Osteoarthritis hip progression treatment
by Nathan Wei, MD, FACP, FACR
Nathan Wei is a nationally known board-certified rheumatologist and author of the Second Opinion Arthritis Treatment Kit. It's available exclusively at this website... not available in stores.
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Osteoarthritis (OA) of the hip is one of the most common problems that presents to a rheumatologist. Early hip OA causes pain in the groin and in the buttock. Some pain may radiate down the thigh.
X-rays show loss of joint space with spur formation. These spurs are referred to as osteophytes. Osteophytes are composed of bone and cartilage and are an attempt by the joint to repair itself.
With progression, OA advances so that there is complete loss of joint space and changes in the bone of the head of the femur (lower leg bone) as well as the acetabulum, the socket of the pelvis.
By this time the patient notices restricted range of motion, with difficulty going up and down stairs, getting their shoes on and off, and stiffness with sitting. Pain becomes more constant especially at night. A limp is noticeable.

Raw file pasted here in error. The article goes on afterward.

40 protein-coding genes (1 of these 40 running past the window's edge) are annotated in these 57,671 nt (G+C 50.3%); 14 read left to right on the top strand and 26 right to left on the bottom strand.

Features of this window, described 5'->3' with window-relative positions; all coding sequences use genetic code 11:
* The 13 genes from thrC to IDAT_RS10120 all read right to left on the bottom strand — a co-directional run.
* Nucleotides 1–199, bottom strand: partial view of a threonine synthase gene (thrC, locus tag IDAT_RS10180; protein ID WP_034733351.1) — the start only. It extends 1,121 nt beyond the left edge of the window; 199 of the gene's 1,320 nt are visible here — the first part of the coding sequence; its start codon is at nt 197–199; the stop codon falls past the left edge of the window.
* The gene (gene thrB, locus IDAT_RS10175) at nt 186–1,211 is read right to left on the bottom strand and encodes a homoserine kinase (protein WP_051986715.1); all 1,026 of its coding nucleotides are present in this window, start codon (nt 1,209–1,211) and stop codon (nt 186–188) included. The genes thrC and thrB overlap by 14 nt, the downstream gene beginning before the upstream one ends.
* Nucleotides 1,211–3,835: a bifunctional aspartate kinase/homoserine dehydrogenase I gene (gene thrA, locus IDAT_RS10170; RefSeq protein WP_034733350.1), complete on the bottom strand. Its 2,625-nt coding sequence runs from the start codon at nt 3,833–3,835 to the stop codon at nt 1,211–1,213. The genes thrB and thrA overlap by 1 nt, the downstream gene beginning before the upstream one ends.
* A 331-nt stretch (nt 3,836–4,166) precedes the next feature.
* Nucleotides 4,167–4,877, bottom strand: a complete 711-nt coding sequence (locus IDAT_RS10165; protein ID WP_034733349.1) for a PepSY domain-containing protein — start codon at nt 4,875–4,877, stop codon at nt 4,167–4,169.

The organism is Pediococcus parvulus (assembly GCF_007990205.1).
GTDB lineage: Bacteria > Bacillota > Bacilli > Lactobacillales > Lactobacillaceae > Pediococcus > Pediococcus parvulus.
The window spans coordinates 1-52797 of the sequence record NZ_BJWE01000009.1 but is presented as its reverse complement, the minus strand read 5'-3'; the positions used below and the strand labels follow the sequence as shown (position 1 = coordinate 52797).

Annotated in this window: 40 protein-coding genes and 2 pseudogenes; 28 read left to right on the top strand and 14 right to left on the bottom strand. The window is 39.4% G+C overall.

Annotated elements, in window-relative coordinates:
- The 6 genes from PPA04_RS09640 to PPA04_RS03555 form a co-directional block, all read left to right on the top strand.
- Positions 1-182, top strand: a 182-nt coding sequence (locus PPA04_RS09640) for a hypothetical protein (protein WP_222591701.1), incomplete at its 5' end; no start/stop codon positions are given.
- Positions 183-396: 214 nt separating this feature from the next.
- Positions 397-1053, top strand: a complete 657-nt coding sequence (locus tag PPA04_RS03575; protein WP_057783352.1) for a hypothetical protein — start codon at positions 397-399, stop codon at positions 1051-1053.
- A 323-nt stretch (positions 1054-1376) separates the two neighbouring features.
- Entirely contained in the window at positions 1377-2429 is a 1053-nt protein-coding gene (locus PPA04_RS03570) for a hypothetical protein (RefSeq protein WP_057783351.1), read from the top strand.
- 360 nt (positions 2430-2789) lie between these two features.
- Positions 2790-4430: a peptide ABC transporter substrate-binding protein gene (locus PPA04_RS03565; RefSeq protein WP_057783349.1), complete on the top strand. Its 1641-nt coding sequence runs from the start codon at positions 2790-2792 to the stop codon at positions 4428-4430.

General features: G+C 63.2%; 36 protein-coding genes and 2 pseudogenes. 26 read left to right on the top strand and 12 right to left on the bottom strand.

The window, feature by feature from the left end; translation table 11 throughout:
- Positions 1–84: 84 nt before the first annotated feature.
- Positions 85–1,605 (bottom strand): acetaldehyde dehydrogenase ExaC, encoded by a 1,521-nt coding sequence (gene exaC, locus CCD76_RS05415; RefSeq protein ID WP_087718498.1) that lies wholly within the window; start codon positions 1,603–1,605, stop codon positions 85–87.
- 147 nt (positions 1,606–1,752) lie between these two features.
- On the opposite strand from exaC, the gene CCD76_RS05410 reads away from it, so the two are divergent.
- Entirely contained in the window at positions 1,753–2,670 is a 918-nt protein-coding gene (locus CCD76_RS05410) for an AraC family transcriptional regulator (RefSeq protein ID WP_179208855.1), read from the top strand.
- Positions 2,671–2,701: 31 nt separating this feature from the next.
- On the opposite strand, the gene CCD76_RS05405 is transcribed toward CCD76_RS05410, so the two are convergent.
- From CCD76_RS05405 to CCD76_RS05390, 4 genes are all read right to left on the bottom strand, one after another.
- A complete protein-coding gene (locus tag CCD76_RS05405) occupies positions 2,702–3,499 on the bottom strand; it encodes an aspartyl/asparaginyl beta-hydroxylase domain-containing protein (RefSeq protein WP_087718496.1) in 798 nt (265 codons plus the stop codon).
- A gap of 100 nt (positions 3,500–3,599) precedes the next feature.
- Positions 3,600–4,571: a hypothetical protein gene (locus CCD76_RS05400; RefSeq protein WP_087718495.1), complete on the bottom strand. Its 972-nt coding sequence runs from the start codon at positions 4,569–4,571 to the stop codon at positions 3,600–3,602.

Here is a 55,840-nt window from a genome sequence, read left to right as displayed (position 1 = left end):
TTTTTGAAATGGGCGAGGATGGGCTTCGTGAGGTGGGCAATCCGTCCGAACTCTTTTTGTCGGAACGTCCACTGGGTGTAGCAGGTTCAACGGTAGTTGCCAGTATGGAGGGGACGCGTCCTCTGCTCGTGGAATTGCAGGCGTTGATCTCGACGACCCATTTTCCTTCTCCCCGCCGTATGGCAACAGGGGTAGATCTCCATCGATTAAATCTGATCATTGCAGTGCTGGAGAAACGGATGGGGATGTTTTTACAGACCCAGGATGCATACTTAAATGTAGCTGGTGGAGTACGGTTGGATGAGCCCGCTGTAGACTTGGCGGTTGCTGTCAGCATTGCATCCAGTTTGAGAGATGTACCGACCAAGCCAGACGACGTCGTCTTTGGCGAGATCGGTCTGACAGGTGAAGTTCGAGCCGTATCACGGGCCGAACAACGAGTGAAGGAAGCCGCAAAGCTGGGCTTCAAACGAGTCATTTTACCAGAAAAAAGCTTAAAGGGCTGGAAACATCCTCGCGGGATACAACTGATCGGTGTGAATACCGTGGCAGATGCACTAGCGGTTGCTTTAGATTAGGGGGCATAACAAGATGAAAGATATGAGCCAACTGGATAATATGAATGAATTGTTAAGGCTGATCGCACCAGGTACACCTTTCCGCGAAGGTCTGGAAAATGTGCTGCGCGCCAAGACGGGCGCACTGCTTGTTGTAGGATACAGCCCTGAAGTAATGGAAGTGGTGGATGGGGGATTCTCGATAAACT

Cysts form inside the bone and the surrounding joint capsule become more inflamed. Ligaments surrounding the joint become loose.
At the last stage of disease, there is collapse of the head of the femur and deformity of the acetabulum. The labrum, or lip of the acetabulum, may become torn secondary to the arthritis.
There is complete loss of range of motion. Pain has become intolerable. There is a pronounced difference in leg length.
Early treatment of hip OA involves stretching, weight reduction, analgesic medications, and non-steroidal anti-inflammatory drugs. Injections of glucocorticoids (steroids) may help relieve pain. They also have the downside of causing further degradation of cartilage. It is at this stage that autologous mesenchymal stem cells may be of most value. Once there is deformity of the femoral head or acetabulum, stem cells are unlikely to be of benefit.
With further progression, joint surgery, either resurfacing for younger patients, or total joint replacement surgery for more advanced disease is required.
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